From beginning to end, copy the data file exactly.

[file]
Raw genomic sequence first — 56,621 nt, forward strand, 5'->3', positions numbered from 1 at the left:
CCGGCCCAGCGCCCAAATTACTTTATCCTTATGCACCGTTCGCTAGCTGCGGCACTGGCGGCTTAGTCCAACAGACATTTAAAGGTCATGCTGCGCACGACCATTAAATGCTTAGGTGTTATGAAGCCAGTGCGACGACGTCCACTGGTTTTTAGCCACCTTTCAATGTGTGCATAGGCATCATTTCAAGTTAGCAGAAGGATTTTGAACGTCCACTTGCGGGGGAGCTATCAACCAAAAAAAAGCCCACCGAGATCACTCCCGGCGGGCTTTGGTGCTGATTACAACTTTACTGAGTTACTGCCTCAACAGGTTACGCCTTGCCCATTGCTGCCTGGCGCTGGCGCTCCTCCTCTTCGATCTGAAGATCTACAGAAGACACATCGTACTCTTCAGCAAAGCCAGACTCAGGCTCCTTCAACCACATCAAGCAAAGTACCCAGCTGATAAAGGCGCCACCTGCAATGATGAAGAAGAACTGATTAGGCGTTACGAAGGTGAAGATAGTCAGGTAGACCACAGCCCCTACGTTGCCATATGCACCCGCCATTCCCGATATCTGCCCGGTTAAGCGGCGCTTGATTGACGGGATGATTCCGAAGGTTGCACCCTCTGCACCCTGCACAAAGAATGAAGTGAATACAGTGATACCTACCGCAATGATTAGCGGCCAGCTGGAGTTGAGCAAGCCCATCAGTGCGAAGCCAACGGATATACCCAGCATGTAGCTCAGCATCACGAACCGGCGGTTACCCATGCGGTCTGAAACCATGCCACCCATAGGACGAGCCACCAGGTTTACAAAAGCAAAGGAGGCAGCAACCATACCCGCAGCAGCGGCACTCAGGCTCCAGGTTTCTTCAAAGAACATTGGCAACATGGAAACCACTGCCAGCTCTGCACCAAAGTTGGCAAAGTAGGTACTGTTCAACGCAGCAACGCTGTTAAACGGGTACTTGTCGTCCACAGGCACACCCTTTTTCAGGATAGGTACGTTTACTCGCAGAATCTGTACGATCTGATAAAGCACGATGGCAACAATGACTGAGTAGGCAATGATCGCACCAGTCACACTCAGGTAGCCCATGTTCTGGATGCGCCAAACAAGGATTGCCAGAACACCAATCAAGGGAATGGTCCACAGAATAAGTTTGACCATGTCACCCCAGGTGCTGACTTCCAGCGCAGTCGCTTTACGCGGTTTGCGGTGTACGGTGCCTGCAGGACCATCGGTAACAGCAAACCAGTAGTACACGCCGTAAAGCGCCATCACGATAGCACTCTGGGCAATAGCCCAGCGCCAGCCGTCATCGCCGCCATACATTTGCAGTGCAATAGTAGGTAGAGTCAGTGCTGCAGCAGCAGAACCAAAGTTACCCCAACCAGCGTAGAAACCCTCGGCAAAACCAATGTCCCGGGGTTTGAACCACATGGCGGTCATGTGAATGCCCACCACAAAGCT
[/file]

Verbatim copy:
Raw genomic sequence first — 56,621 nt, forward strand, 5'->3', positions numbered from 1 at the left:
CCGGCCCAGCGCCCAAATTACTTTATCCTTATGCACCGTTCGCTAGCTGCGGCACTGGCGGCTTAGTCCAACAGACATTTAAAGGTCATGCTGCGCACGACCATTAAATGCTTAGGTGTTATGAAGCCAGTGCGACGACGTCCACTGGTTTTTAGCCACCTTTCAATGTGTGCATAGGCATCATTTCAAGTTAGCAGAAGGATTTTGAACGTCCACTTGCGGGGGAGCTATCAACCAAAAAAAAGCCCACCGAGATCACTCCCGGCGGGCTTTGGTGCTGATTACAACTTTACTGAGTTACTGCCTCAACAGGTTACGCCTTGCCCATTGCTGCCTGGCGCTGGCGCTCCTCCTCTTCGATCTGAAGATCTACAGAAGACACATCGTACTCTTCAGCAAAGCCAGACTCAGGCTCCTTCAACCACATCAAGCAAAGTACCCAGCTGATAAAGGCGCCACCTGCAATGATGAAGAAGAACTGATTAGGCGTTACGAAGGTGAAGATAGTCAGGTAGACCACAGCCCCTACGTTGCCATATGCACCCGCCATTCCCGATATCTGCCCGGTTAAGCGGCGCTTGATTGACGGGATGATTCCGAAGGTTGCACCCTCTGCACCCTGCACAAAGAATGAAGTGAATACAGTGATACCTACCGCAATGATTAGCGGCCAGCTGGAGTTGAGCAAGCCCATCAGTGCGAAGCCAACGGATATACCCAGCATGTAGCTCAGCATCACGAACCGGCGGTTACCCATGCGGTCTGAAACCATGCCACCCATAGGACGAGCCACCAGGTTTACAAAAGCAAAGGAGGCAGCAACCATACCCGCAGCAGCGGCACTCAGGCTCCAGGTTTCTTCAAAGAACATTGGCAACATGGAAACCACTGCCAGCTCTGCACCAAAGTTGGCAAAGTAGGTACTGTTCAACGCAGCAACGCTGTTAAACGGGTACTTGTCGTCCACAGGCACACCCTTTTTCAGGATAGGTACGTTTACTCGCAGAATCTGTACGATCTGATAAAGCACGATGGCAACAATGACTGAGTAGGCAATGATCGCACCAGTCACACTCAGGTAGCCCATGTTCTGGATGCGCCAAACAAGGATTGCCAGAACACCAATCAAGGGAATGGTCCACAGAATAAGTTTGACCATGTCACCCCAGGTGCTGACTTCCAGCGCAGTCGCTTTACGCGGTTTGCGGTGTACGGTGCCTGCAGGACCATCGGTAACAGCAAACCAGTAGTACACGCCGTAAAGCGCCATCACGATAGCACTCTGGGCAATAGCCCAGCGCCAGCCGTCATCGCCGCCATACATTTGCAGTGCAATAGTAGGTAGAGTCAGTGCTGCAGCAGCAGAACCAAAGTTACCCCAACCAGCGTAGAAACCCTCGGCAAAACCAATGTCCCGGGGTTTGAACCACATGGCGGTCATGTGAATGCCCACCACAAAGCT